Oakley Country Club Responds to Criticism of New Wall, Drainage Project

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The wall that went up near Oakley and Arden roads. Neighbors are upset that it was built without informing them, and say it has caused flooding on some properties.

A project that erected a wall at the back of Oakley Country Club, and facing a nearby roadway, has drawn criticism from neighbors for pouring water into the area after storms. Oakley Country Club officials said that the project, when complete, will actually remove most of the runoff from that part of the golf course.

Jack Bartley, president of Oakley Country Club, said he believes the project will benefit the neighbors, but added that the club could have handled the project better.

“We are committed to work with neighbors,” Bartley said. “Where Oakley failed is we didn’t communicate with neighbors. We didn’t tell them what was going on.”

The wall that was put up by Oakley Country Club as part of a drainage project. Neighbors say it has caused flooding in big storms, but Oakley officials say the project is not done, and will help drainage when complete.

Work on the project, however, was stopped by the Town on April 12. While the plan for the drainage was approved by the Town, the project includes a wall more than 4 feet high. That also requires a building permit, which the project did not have.

“We worked with an expert who did not think we needed a building permit,” Bartley said. “We were notified (by the Town) that we needed one.”

The project has been scheduled to go before the Zoning Board of Appeals to get a change in the special permit.

Oakley also wanted to install an irrigation system to water the grass on top of the newly renovated area, Bartley said, but Town officials did not approve that part of the plan.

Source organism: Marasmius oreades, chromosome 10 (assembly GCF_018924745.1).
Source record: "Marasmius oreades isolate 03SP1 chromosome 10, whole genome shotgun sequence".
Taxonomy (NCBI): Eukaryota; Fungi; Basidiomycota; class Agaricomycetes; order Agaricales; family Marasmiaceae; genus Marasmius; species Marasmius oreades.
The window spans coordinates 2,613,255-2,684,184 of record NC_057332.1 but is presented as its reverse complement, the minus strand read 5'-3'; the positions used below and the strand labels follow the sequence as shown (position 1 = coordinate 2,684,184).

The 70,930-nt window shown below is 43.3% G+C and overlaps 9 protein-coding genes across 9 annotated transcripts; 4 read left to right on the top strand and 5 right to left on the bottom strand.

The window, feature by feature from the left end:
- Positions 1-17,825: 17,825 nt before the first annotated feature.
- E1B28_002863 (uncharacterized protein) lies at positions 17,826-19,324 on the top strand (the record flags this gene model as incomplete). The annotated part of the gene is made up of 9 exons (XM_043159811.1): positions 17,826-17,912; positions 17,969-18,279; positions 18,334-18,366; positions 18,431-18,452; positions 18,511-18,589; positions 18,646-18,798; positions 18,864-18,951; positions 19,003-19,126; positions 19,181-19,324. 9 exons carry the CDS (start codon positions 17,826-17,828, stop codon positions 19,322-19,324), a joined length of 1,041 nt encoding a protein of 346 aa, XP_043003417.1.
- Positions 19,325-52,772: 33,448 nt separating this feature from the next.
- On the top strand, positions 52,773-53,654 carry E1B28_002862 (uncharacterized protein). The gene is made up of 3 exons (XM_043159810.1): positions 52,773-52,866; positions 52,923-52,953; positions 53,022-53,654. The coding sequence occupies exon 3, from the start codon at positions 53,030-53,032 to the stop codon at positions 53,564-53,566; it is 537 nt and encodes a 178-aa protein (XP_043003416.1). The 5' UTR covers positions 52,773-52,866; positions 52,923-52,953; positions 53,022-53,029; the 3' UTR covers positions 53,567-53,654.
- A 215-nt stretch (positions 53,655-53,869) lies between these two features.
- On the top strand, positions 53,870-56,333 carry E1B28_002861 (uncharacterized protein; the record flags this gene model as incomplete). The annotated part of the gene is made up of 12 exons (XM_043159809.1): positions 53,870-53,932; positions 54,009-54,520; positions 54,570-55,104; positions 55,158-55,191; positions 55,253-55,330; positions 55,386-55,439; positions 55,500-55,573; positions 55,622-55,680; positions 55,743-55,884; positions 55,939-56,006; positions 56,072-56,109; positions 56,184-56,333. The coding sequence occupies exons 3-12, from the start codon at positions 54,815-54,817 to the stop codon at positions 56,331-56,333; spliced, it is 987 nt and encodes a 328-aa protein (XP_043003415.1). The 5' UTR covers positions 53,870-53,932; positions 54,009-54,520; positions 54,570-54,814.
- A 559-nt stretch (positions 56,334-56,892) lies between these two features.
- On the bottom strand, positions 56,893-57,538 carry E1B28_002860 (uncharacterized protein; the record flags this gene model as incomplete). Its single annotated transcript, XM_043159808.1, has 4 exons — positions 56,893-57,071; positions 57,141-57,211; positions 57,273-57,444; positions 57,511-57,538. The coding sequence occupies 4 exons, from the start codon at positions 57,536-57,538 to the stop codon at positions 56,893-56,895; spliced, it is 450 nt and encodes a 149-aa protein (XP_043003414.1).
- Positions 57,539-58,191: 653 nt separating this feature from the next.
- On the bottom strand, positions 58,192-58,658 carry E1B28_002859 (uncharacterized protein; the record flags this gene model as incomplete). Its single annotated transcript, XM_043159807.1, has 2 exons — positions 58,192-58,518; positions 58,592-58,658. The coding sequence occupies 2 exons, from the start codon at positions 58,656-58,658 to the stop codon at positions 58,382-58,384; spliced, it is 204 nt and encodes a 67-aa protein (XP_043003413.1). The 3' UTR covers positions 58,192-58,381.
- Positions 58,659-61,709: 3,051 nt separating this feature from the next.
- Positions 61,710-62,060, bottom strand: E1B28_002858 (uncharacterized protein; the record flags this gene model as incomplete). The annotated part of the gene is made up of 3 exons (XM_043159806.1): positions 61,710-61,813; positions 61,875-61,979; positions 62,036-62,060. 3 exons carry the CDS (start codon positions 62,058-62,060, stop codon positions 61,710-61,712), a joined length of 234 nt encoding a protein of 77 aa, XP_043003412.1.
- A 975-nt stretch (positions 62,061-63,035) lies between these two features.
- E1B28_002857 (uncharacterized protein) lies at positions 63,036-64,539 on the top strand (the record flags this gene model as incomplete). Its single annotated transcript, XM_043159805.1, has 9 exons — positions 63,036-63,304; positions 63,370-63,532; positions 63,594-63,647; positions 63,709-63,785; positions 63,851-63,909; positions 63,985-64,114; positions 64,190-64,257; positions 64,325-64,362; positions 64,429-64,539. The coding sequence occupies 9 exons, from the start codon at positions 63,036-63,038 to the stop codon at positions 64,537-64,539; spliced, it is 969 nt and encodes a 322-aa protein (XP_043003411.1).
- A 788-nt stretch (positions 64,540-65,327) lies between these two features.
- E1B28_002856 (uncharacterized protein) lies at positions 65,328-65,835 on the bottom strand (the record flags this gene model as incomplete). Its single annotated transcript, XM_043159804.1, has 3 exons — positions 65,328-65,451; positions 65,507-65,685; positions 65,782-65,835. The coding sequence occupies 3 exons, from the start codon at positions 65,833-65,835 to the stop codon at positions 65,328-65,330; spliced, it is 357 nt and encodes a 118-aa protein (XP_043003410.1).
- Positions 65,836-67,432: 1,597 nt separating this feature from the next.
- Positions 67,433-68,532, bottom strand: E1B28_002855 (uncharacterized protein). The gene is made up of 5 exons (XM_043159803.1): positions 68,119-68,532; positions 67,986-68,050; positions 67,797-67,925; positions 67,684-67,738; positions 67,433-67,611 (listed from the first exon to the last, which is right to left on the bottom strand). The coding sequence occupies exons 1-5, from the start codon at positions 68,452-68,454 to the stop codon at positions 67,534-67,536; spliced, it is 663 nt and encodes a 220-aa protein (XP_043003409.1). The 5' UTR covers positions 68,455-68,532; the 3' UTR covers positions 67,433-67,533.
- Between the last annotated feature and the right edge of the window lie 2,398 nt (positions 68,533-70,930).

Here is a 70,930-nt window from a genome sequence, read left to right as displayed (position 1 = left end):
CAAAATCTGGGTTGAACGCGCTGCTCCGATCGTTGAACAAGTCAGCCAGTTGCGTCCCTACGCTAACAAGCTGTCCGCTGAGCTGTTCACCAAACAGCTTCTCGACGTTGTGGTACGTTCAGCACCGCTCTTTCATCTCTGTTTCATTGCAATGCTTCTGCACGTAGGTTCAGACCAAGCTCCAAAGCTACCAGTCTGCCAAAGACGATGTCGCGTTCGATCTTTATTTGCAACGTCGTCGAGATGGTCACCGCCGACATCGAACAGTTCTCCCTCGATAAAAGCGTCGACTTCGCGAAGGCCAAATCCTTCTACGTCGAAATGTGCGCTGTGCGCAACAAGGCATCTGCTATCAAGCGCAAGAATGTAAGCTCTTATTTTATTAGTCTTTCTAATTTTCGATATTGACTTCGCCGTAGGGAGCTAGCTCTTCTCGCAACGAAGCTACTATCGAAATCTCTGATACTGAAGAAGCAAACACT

Historically, water has drained off of the golf course at the location, which is uphill from the homes on Arden Road. Before the project, the land sloped from the top of the hill to the street level. The project is designed to capture the water in the storm drainage system, said Oakley Golf Course Superintendent Pat Lange.

“This project will stop a huge portion of the water from going into people’s yards,” Lange said.

A view along the top of the wall at Oakley Country Club. Water will drain into the large black pipe (which will be cut to ground level). The area will be landscaped when completed.

The land will be pitched so that water is funneled into a large drainage pipe, and down into a 500-gallon underground tank before going into the Town’s storm water system, Lange said.

Behind the wall is an area of gravel, five-feet deep, which will help drainage, Langue said.

New landscaping will be planted to block the view of the wall from the street, Bartley said.

Images of major runoffs have been captured by residents after the spring melt and during a heavy rain on April 15. Lange said part of the problem is a blocked storm drain grate on a right-of-way owned by the Town of Watertown.

“I uncovered it and put in silt fabric to stop that stuff from getting into the town’s system and clogging it up,” Lange said.

Lange said he believes the drainage grate was covered over during work on at a nearby home.

A drainage grate had been covered over, adding to storm runoff problems on Arden Road near the Oakley Country Club.

2 thoughts on “Oakley Country Club Responds to Criticism of New Wall, Drainage Project

  1. Lots of neighbors are also concerned about your recent drainage work on the Bellevue Road section of your property. The drainage system you have been working on this year seems to have directed water from what was once a wooded wetland area and down into the grassy area on your side of the fence. Once there, the ground saturates and water slowly seeps under the fence into rivulets down into the gutter. It’s not apparent that any such underground tanks were installed here as on Arden. It sure would have been nice because the storm drain on your side of Bellevue bears a much heavier burden now and so do our basement sump pumps.
    We don’t really like thinking about the phosphorus fertilizer that this runoff probably carries to the Charles River, either.

  2. Oakley worked with an “expert” and that individual did not think that a permit was necessary. That is either a crock or the so called expert is plain incompetent.

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